fitness, health, medicine

Assisted Living & In home care

One of the major concerns of old age is to be able to continue to lead a normal healthy life of dignity, in the privacy of what we call home, and the liberty to make personal choices. This idea of a free and safe retired life is most often threatened due to lack of awareness, support (financial and otherwise) and resources, and at a time when we are the most vulnerable.

The situation is one of the most difficult ones to be in, and is equally unpleasant for family members of the senior citizen. The most difficult question near ones face is to decide where to keep the senior adult that ensures safety, round-the-clock care, along with a helping hand at day-to-day activities. While many of our older family members may not need support 24 hours a day, there are the more aged members of our families (like the ageing grandparent) who may need to be looked after at regular intervals and may need help with every little activity. One option people try is assisted living, because it seemingly sounds perfect, with a promise of ‘assistance’ to the aged al through the day and night. However, before you take such a decision and move your dear one away from the familiar surroundings of his or her home, research carefully. It is necessary that you know the reality of assisted living facilities, and what exactly you should expect from such arrangements.

Let us first understand who is assisted-living meant for. Put simply, it is a facility meant for ageing adults who find it difficult to live independently, and want to opt for an economic way to avail senior care. So assisted living services are mainly used by senior adults who need assistance with daily activities but are not in need of constant medical treatment. As such, these facilities are supposed to be equipped with caregivers and amenities that help senior adults socialize, share facilities, and live a dignified life as a community.

In reality, most assisted living facilities become a place which hosts multiple ageing adults, each with unique needs. With age, they get more demanding, and their need to be taken care of increases. Added to that, is the setback of separation from family, the familiar surroundings to live at a place away from what they called their home. This itself is a situation which can be a challenge to deal with at this late stage of life.

One of the major drawbacks of assisted living is lack of personal care. Even if there are caregivers to attend to the routine needs of the residents, each ageing adult has some unique and specific needs which seldom get met. Ageing adults have different nutritional needs and fitness support requirement. The same equation may not fit them all, and as a result they may cause deficiencies and difficulties which remain unnoticed. While most inmates become frail and weak with age, and need a hand with physical activity, some need a constant reminder …


Make Bathtime Easier for Kids with Sensitivities or Sensory Issues

Some kids love bath time and enjoy splashing in the tub and playing with their favorite floating toys. But other children dread bathing. For these sensitive kids, the water is always either too hot or too cold, or frighteningly intense as it sprays out of the showerhead. They may be agitated by the sounds, smells, and lighting in the bathroom, and may be very particular about the texture of the towels. If your child balks at getting clean, here are some tips for making bath time more enjoyable.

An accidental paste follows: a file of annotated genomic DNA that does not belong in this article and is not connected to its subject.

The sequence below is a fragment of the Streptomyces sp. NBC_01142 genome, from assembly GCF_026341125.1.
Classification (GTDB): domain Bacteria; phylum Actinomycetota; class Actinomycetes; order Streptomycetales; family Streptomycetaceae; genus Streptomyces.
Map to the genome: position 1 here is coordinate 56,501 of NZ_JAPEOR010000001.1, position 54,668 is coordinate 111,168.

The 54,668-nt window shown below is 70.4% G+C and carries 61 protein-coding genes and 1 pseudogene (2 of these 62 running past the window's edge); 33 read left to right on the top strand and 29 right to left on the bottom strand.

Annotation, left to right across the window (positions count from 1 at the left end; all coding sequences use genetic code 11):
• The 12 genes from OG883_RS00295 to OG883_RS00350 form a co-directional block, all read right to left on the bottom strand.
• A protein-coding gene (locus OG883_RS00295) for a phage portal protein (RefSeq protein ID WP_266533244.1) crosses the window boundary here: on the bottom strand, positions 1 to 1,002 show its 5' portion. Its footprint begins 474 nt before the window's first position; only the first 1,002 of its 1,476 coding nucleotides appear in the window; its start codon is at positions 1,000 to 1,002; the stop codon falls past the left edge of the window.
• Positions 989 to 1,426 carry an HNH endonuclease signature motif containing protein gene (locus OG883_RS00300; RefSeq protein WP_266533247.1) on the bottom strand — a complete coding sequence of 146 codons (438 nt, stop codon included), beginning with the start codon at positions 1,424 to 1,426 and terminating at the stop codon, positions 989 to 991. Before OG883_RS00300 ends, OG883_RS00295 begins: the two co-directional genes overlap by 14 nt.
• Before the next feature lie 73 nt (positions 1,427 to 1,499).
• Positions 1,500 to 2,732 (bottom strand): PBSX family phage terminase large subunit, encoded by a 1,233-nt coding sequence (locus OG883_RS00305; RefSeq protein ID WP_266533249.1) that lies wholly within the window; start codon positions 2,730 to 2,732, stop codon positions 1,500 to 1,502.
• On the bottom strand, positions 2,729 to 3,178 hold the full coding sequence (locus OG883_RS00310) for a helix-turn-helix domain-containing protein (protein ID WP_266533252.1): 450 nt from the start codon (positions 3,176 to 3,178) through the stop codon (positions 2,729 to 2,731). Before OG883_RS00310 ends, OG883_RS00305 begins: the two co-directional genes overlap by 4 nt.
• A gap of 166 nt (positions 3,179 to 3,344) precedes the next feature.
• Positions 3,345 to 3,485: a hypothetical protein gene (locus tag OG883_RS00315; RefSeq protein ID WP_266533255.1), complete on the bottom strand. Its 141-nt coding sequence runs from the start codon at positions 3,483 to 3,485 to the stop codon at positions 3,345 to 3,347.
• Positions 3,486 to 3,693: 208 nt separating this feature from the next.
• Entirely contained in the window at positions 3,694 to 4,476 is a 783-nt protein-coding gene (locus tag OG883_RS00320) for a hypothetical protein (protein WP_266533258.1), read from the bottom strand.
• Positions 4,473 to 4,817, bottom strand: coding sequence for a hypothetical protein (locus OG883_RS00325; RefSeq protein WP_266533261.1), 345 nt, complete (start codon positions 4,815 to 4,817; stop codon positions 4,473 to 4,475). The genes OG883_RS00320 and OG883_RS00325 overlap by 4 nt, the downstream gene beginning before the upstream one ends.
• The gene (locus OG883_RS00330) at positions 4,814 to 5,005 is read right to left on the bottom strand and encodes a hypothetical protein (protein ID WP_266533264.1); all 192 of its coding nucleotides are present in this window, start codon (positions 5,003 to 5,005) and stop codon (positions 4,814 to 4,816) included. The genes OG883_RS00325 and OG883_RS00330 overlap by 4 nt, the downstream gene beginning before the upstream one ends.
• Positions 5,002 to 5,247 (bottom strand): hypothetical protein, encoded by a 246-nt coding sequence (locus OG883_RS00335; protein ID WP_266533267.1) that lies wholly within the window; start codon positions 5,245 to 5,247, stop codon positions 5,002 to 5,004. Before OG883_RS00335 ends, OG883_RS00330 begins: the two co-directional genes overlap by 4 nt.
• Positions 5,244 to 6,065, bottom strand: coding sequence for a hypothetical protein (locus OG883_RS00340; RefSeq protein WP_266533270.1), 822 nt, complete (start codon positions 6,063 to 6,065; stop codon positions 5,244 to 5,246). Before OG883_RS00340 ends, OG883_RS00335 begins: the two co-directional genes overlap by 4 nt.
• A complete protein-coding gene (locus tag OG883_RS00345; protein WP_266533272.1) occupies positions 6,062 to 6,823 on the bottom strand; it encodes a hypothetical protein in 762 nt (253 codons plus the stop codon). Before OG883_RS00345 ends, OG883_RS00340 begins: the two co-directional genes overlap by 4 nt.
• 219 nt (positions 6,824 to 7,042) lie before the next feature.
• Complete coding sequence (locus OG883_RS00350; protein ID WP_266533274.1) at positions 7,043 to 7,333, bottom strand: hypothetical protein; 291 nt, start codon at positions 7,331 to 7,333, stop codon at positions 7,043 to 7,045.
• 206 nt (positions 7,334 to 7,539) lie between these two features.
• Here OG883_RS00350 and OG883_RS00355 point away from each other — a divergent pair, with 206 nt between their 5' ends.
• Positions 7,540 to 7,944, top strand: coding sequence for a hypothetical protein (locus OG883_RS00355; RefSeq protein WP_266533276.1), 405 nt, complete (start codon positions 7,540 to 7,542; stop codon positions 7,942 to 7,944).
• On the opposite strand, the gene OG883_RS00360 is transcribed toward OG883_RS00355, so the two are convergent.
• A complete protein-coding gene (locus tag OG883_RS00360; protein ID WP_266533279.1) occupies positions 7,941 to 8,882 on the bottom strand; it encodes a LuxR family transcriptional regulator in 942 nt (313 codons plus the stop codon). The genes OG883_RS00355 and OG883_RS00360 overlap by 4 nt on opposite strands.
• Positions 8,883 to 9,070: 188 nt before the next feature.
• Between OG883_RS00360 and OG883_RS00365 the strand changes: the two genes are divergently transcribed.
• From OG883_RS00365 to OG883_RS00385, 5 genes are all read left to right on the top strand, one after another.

If your toddler hates the bath, start small. Place your naked child in a dry bathtub along with a dishpan or plastic bin filled with warm, soapy water (have another one filled with warm water nearby, for rinsing). Let her use bath toys, a washcloth, and soap to play with, and perhaps provide a doll that she can wash. Wash your child using the soapy water and rinse with the water from the other container. Or, bathe her in a plastic tub-within-a-tub. (Never leave a child unattended in the bath.).

Fill the tub with the bathroom door closed. Some children find the sound of rushing water filling the tub irritating and upsetting. Try filling the tub with the door closed and don’t bring your child to the bathroom until the bath is ready.

Make the bathroom a quiet haven. Bathrooms are often echoey. If your child is sensitive to sharp, harsh sounds and echoes, place plenty of towels and rugs in the room to absorb these sounds.

Change the way you rinse his hair. Many kids hate having their hair rinsed because they have to lean their head backward, which can feel awkward. Have him lean forward so that his face is downward while rinsing (a tear-free shampoo is a must). Use a visor, washcloth, or goggles to prevent the water from flowing down his face and into his eyes.

Alter the temperature. Let your child regulate bath or shower temperature, within reason (be careful with small children who are tempted to adjust the faucet by themselves). For safety’s sake, set the temperature on your water heater to a safe maximum level. Then too, you can have your child take a bath or shower after others in the family do so that the room is already warmed up. You might want to warm up the towel in the dryer for a few minutes, too.

Provide different textures. Some kids find soap and shampoo unpleasantly slimy but love soap that’s foamy. Your child may prefer to wash with a rougher or softer washrag. Experiment with a nylon net puff, body brush, shower mitt, or bath sponge to see what he tolerates best. Rub him vigorously with a towel or pat him gently and hold him tightly, whichever feels more comforting to him after his bath.

Watch the artificial ingredients. Some children react badly to artificial colorings not only in foods but in bath soaps and shampoos as well. If you suspect this is …